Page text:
We often think of ancient Athens as the classic example of democratic governance. In fact, however, ancient Athens was an epistocracy where only a small number of the most educated members of society voted. By definition, an epistocracy is rule by citizens with political knowledge. In contrast with democracy, where the right to vote is equally shared by all citizens, an epistocracy is a political system that concentrates political power in citizens according to their knowledge of public affairs. Epistocracy is government by the knowledgeable.
In an epistocracy, the votes of people who can demonstrate political knowledge count more than the votes of those who cannot, and many approaches have been suggest to accomplish this vote allocation. For example, English philosopher John Stuart Mill, to oppose the tyranny of the masses, proposed that votes should be weighted according to the educational standards of the citizens.
In his book Against Democracy (2016), political philosopher Jason Brennan challenges the idea that our modern version of democracy is good and moral. He argues that most citizens have little interest in politics, and do a poor job informing themselves on political issues. Accordingly, such people should not be allowed to make critically important decisions for others.
In his review of the book, law professor Ilya Somin notes that “Ignorant or illogical decisions by voters can easily lead to ill-advised wars, economic recessions… and other catastrophes that imperil the lives, freedom, and welfare of large numbers of people. If we refuse to tolerate ignorant medical practice or ignorant plumbing, we should take an equally dim view of ignorant voting.”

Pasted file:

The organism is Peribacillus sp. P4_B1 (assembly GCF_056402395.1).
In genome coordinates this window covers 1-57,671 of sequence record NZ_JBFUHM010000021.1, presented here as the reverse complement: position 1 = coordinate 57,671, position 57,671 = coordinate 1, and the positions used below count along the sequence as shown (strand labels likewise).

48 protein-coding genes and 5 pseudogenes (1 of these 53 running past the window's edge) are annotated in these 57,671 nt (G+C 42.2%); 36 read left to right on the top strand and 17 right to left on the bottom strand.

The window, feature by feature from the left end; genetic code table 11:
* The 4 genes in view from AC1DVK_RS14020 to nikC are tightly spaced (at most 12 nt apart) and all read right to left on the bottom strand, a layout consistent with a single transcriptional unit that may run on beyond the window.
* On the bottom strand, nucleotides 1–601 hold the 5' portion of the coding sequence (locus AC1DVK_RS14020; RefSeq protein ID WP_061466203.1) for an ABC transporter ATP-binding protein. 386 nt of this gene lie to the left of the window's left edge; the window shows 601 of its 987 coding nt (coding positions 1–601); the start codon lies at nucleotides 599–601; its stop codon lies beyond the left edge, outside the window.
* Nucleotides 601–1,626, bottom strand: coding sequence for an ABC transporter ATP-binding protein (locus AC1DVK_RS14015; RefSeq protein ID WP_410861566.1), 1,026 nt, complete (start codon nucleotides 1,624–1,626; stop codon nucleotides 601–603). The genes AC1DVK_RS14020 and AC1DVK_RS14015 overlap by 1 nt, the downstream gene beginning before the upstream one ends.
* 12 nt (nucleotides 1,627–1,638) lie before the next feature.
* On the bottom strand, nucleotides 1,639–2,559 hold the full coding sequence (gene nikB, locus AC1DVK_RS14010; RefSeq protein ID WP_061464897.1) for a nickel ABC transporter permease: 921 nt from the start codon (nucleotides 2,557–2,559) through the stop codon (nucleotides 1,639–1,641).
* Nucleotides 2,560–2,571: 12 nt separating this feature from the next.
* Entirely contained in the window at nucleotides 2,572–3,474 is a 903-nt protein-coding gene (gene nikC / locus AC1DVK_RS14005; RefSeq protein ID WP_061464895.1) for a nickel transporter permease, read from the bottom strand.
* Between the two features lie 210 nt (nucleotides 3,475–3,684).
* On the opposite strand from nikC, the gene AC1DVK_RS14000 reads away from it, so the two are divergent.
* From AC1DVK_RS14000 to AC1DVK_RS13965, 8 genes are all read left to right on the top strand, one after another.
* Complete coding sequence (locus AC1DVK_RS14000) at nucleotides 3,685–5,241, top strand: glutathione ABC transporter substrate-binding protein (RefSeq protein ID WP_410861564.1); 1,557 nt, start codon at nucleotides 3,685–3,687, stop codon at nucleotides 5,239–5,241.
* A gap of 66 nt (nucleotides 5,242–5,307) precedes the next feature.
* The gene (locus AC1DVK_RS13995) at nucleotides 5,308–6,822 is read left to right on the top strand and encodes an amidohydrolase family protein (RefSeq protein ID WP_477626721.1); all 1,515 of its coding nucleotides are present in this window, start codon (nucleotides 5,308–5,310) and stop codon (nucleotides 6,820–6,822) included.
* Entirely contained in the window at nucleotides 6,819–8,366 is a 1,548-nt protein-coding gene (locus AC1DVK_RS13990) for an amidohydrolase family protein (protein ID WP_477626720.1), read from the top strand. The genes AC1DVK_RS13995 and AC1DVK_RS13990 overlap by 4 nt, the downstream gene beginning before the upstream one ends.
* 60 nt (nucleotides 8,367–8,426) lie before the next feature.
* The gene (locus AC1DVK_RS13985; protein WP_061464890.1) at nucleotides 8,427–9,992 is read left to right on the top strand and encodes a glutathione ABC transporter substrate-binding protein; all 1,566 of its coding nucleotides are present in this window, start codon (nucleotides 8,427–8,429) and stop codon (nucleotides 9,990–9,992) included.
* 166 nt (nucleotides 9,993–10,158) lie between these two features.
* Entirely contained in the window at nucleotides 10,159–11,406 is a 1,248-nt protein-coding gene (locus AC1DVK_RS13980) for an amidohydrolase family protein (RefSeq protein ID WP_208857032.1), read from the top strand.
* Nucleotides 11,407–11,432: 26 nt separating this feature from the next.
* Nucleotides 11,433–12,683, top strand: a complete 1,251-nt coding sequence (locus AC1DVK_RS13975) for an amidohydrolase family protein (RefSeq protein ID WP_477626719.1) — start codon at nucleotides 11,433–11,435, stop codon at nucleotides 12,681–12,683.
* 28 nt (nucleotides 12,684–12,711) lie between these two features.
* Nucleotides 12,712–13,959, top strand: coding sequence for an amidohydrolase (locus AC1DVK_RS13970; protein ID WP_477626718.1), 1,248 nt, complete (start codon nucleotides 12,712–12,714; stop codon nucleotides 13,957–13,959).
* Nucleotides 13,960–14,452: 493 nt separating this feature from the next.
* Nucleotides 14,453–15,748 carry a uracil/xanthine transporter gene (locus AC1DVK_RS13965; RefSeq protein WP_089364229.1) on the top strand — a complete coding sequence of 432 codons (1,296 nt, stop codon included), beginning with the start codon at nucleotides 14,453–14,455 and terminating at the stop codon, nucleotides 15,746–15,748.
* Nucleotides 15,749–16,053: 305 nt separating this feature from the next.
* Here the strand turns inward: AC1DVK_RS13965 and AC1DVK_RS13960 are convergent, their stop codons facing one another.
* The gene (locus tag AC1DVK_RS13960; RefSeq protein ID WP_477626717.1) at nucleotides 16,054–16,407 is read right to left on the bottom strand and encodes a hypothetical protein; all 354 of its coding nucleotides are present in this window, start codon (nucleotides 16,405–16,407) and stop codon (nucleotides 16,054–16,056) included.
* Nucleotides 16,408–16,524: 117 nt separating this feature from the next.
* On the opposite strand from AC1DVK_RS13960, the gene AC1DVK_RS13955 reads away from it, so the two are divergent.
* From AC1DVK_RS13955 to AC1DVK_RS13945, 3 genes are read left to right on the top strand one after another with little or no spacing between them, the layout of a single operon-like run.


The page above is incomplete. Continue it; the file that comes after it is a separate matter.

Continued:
Plato, of course, argued for his philosopher king, but an interesting argument for epistocracy is what Brennan calls the “competence principle.” In his view, the right to participate in the political process is fundamentally different from other rights because it involves imposing our will upon other people. Consequently, voting it is a right that imposes the obligation of informing ourselves of political issues so as to use our voting power competently. Moreover, anyone denied the right to vote under epistocratic rules can remedy the situation by informing themselves and passing some testing system.
Democracy is not an end it itself, but a blunt instrument to generate good outcomes for society. Yet, democratic voting does not always produce good governments. Adolf Hitler’s rise to power in the final free election of the Weimar Republic, and Hugo Chavez’s election in Venezuela are just two salient examples.
In our popular understanding of democracy, we, as voters, have preferences about what the government should do, and we elect leaders that vow to enact policies in-line with our preferences. This idealistic theory of democracy assumes that engaged citizens are capable of informing themselves on the many issues a nation faces and can master the policy intricacies to judge intelligently. This view of democracy also posits that voters can assess the qualifications of competing candidates and then vote for the candidate that best matches their own political values. Unfortunately, contemporary political science has found little evidence that voters fit this idealistic profile.
These realizations take us back to the arguments for epistocracy. Can democracy be improved by allocating political power to citizens according to their knowledge of public affairs? This epistocratic model is viewed quite favorably in Latin America and other regions where a certain distrust for popular vote persists.
At the root of these issues is a basic misunderstanding of democracy itself. It is probably true that an epistocratic model of rule by the wise would promote wiser decision-making and wiser laws than a democratic model. It may even be claimed that epistocratic governance would improve the wellbeing of society. But democracy is not just about its capacity to promote good policy outcomes. Rather, democracy is more about how the decisions are arrived at.
Democracy is not necessarily about optimal decision-making; democracy is about sharing perspectives and power. Democracy is about delivering political equality and freedom, and sometimes democracy delivers suboptimal decision-making.
Dr. Azel‘s latest book is “Liberty for Beginners.”
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